October is Pregnancy and Infant Loss Awareness month. I have been struggling with this post idea since the first of the month. Sometimes I don’t know what to say about it. Sometimes I have too much to say. But this is an important topic and it needs to be discussed.
In March of 2012, I saw two pink lines. Adeline was only 5 months old and I was mortified. Superman was just as shocked, but we believe that EVERY life is valuable and we were determined to be happy. I called my doctor and made an appointment five weeks out to confirm and have the ultrasound. Over the next five weeks, we got extremely excited. We picked out names. We told our family and friends. We decided having two so close together would be a blessing even if it were a bit more difficult.
When the day came, we loaded our infant up in the car and drove to the Obgyn’s office. The calendar determined I was 10 weeks and 3 days along. On to the ultrasound we went. When we saw the baby on the monitor, The doctor asked, “Do you feel pregnant?” I thought it was an odd question, but I told him I never really “feel pregnant” when I am. My pregnancies have always been relatively easy.
Then he said it.
“I’m sorry, but there is no heartbeat. The baby is measuring small at 7 weeks. Don’t worry. This happens all the time. We will do a D&C tomorrow to remove the tissue.”
My heart stopped. How could there be no heartbeat? How could he just blurt it out like that with no compassion or thought? Like it didn’t matter. I crumpled into a sobbing heap. All anyone could say is, “I’m so sorry.”
At seven weeks, which is what my baby was measuring, it’s possible to not see a heartbeat, so we felt it was too soon to do a D&C without being absolutely sure. Instead of going through the with it the next morning, I sought a second opinion. After calling 5 different doctors who wouldn’t see me unless I made them my primary physician, I found an amazing doctor who told me to meet him in his office the next morning at 8 AM. He would go in early to see me before his scheduled C-Sections that day. Dr. Chris Sizemore will never know exactly what he did for me. He spent two weeks doing repeated blood tests to check my HCG levels, then even after he was certain, he sent me upstairs to the specialist with the ultrasound that shows blood flow just to be completely sure. Finally, when he had done all he could, he suggested we go through with the D&C. He was compassionate. He was encouraging. He was prayerful. He was exactly what we needed.
I carried a living child in my womb for seven weeks. I carried her (we had genetic testing done, which is a whole other post.) after she passed for 5 weeks. And I’ve now carried her in my heart for over three years. My beautiful Anabel Lee.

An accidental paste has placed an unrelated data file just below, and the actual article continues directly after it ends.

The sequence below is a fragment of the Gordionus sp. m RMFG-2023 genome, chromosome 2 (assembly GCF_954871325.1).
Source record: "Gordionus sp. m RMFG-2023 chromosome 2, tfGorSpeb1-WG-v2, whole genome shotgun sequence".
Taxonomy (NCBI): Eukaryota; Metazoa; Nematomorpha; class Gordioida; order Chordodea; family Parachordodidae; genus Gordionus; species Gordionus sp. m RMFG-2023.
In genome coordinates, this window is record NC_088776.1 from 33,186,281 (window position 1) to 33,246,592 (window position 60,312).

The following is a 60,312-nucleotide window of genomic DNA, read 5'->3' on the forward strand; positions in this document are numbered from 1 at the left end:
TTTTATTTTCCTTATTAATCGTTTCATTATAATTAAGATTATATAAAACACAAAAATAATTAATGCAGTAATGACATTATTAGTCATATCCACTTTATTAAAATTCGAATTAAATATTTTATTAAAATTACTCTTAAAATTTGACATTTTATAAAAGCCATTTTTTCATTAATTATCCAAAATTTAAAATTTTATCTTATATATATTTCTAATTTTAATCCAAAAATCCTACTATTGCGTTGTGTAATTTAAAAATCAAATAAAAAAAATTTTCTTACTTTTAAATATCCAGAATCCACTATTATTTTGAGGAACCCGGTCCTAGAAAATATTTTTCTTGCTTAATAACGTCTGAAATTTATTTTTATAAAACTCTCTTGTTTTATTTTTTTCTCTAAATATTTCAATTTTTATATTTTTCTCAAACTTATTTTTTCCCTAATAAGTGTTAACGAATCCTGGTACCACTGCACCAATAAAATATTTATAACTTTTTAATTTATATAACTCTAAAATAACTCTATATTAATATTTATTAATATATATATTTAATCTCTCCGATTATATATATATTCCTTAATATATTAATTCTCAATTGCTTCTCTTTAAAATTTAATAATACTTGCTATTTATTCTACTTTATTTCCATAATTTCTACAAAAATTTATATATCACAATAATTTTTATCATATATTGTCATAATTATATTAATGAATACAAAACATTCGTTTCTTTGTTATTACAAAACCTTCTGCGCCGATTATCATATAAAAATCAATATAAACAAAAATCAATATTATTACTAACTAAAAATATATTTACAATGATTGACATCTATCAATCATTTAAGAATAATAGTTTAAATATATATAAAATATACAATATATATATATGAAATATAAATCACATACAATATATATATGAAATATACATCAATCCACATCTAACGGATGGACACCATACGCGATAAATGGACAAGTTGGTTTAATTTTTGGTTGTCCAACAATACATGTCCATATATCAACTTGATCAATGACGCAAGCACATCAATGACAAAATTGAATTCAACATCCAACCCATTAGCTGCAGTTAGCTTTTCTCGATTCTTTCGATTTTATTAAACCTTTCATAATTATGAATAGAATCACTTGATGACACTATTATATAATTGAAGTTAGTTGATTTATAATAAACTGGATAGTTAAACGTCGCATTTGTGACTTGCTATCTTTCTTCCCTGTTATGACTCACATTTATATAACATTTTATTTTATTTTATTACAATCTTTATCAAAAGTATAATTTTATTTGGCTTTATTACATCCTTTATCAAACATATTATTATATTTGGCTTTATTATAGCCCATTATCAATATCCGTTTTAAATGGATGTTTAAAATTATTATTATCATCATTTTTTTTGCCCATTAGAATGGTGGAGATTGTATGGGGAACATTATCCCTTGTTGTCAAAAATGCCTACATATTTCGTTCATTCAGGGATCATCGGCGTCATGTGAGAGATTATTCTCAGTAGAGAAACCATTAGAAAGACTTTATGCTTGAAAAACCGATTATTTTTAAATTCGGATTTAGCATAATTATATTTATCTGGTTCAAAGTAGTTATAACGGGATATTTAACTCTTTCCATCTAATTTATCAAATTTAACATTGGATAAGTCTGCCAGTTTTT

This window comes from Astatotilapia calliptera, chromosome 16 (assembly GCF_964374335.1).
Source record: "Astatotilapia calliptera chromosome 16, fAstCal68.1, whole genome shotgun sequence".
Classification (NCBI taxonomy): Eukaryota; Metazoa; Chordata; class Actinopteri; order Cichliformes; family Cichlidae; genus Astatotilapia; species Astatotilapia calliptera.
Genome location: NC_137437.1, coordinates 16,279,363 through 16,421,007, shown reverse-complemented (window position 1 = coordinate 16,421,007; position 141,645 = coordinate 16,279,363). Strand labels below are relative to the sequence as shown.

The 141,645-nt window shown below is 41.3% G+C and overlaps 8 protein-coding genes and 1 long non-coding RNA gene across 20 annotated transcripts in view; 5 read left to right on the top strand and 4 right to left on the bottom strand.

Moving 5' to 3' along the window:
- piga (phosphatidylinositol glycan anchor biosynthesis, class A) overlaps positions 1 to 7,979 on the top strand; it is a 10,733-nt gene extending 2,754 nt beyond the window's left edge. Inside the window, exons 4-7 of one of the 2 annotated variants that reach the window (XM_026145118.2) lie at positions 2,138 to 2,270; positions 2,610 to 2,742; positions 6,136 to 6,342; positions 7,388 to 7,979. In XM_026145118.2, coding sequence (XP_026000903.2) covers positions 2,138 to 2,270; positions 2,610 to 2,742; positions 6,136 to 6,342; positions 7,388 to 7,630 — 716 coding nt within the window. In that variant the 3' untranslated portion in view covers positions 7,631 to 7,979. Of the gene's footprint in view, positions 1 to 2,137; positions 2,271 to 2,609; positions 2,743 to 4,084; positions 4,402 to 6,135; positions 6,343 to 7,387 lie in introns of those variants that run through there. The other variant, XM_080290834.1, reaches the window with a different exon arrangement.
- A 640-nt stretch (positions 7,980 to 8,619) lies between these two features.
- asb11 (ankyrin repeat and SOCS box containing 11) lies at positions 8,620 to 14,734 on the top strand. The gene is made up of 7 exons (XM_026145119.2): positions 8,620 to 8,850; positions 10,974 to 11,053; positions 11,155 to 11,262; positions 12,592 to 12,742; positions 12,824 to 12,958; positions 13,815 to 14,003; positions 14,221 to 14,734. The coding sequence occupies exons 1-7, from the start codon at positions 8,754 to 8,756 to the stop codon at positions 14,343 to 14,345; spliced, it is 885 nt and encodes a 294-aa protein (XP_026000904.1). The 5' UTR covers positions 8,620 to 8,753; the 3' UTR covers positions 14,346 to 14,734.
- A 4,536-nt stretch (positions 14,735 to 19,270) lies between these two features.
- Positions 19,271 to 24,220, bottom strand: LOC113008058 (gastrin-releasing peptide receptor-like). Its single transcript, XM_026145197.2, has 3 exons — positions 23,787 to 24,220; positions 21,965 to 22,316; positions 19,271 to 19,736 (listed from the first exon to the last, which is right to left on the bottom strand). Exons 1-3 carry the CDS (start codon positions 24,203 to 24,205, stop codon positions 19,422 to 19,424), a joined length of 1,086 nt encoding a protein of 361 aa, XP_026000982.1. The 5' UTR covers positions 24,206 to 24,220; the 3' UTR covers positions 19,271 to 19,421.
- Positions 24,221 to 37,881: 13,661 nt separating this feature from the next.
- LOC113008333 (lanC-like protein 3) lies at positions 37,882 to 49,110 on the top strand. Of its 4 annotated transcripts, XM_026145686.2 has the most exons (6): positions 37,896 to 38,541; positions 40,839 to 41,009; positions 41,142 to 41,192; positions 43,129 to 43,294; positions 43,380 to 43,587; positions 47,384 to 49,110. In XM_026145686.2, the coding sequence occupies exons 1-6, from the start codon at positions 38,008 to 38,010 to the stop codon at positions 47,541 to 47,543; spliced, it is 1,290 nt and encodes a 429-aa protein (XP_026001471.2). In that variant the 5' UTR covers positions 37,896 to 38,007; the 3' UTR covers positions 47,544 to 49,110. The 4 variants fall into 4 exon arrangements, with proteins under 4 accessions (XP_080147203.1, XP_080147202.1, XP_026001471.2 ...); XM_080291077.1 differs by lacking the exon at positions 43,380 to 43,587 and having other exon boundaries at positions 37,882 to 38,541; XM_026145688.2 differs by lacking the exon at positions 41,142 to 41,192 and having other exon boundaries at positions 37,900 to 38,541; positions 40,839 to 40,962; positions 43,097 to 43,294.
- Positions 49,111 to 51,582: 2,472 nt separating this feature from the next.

The devastation felt by parents who miscarry a child is almost incomprehensible. People don’t know what to say to us, so they say whatever comes to mind, which is usually the worst thing they could say.
“It’s okay. You’ll have more babies.”
That doesn’t replace the baby we lost. This is essentially telling the mother and father their baby didn’t matter. Please, don’t.
“You have two other beautiful babies to focus on.”
All this does is remind me that I don’t have time to grieve the LOSS OF MY CHILD.
“You’ll just have to move on.”
If you want to leave my presence alive, don’t.
And my all-time favorite, said to me by someone who was supposed to be a friend:
“I knew that was going to happen when you got pregnant so soon after the first.”
Please understand this: to people who did not carry this child in their womb, he or she didn’t even seem real yet, but to his/her mother, who held them in her belly, who thought her child was in the safest place in the world, this child was everything. We were their mothers. Our husbands were their fathers. Our kids were their siblings.
If you want to help, ask if you can help with the kids. Or the cleaning. Or the cooking. Pray for us. Then pray some more. Don’t say anything. Just show us the love of God. Let us grieve. It will be a long time before we can talk about it or think about it or believe it.
If you’re currently recovering from the loss of a child, know that I am praying for you. I know that doesn’t sound like much, but eventually you’ll know prayer is what helped you through. God is graceful and merciful. He WILL make something good out of the evil.
If you’re currently loving someone who has lost a child, just BE THERE. Ask them what they need and be it. Do it. Show it.
Love to my loves,